Delhi High Court


Delhi High Court: In a case wherein a Writ Petition was filed under Section 226 of the Constitution of India read with Section 482 of the CrPC for issuance of Writ of Certiorari for quashing the order passed by the State rejecting the application of parole, a Single Judge Bench of Swarna Kanta Sharma, J. allowed the petition and granted four weeks parole to the rape convict and held that the right of a citizen to avail a legal remedy in Supreme Court could not be denied.


In the present case, the petitioner was convicted under Sections 363 and 376(2) of the Penal Code, 1860 read with Section 6 of Protection of Children from Sexual Offences Act, 2012 (POCSO) and was sentenced to undergo rigorous imprisonment for ten years.

Counsel for the petitioner submitted that the petitioner had already undergone incarceration of about 8.5 years (excluding remission) out of rigorous imprisonment for ten years. It was further stated that the petitioner desired to file an SLP for which he had sought parole and an application was filed by the petitioner but the same was rejected by the State (Respondent) as “there were no special circumstances that existed for grant of parole and the convict could file SLP from the jail itself where free legal aid was available to all prisoners”. Further, counsel for the respondent submitted that the petitioner was not entitled to parole in view of Rule 1210 sub-Rule (II) and Rule 1211 of the Delhi Prison Rules, 2018 as the petitioner’s conduct in the jail was not satisfactory.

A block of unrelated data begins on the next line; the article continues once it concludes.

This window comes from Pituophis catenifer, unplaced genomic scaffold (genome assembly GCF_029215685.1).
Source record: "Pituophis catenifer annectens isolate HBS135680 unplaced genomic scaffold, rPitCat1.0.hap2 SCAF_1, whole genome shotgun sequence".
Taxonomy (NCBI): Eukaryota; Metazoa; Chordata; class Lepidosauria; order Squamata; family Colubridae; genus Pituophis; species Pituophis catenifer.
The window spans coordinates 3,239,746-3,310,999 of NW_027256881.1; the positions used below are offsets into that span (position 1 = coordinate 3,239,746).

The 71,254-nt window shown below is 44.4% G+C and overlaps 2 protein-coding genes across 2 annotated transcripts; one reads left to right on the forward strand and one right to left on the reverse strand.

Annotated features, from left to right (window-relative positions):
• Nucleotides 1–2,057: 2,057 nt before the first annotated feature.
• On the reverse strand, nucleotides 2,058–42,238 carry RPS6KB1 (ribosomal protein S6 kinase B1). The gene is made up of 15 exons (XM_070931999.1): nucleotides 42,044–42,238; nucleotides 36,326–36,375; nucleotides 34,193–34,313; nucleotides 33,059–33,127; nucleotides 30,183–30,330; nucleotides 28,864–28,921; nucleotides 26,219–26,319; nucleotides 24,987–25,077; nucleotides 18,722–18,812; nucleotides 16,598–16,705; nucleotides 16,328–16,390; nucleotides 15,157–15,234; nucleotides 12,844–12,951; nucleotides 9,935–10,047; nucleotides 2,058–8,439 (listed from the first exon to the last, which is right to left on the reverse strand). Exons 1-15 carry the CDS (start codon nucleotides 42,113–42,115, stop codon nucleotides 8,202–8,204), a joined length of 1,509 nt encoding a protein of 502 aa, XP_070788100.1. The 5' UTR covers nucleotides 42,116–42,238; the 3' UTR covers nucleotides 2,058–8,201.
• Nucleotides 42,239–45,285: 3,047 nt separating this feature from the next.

Analysis, Law, and Decision

Rule 1211 of the Delhi Prison Rules, 2018 mentioned below for reference:

“In the following cases, parole shall not be granted, except, if in the discretion of the competent authority special circumstances exist for grant of parole;

I. to VI. xxx xxx

VII. If the prisoner is convicted under POCSO.”

The Court noted that “Rule 1211 of the Delhi Prison Rules was not absolute since the competent authority had the discretion, even in such cases, to grant parole, provided there existed special circumstances. Though the special circumstances were to be considered by the competent authority, the impugned order did not refer to the special circumstances and that they were found insufficient for grant of parole, rather it only mentioned that the SLP could be filed from the jail itself and that the conduct of the applicant was not satisfactory”. Therefore, the Court held that “the right of a citizen to avail legal remedy in the final court of country, which might often be the last ray of hope, could not be denied on such ground”.

The Court further held that it was also the right of a citizen to effectively pursue his legal remedy in the last court of justice in the county by filing SLP through a counsel of his own choice, which was a valuable right, and this could not be withheld merely based on his past conduct or on the ground that free legal aid was available and that SLP could be filed from the jail itself.

Thus, the Court allowed the petition and granted parole for four weeks to the petitioner.

[Neeraj Bhatt v. State (Govt. of NCT of Delhi), 2023 SCC OnLine Del 32, decided on 5-1-2023]

Advocates who appeared in this case :

For the Petitioner: Advocate Kunal Malhotra;

Advocate Ravinder Gaur;

For the Respondent: ASC Sachin Mittal;

Advocate Nishant Chauhan.

*Simranjeet Kaur, Editorial Assistant has reported this brief.

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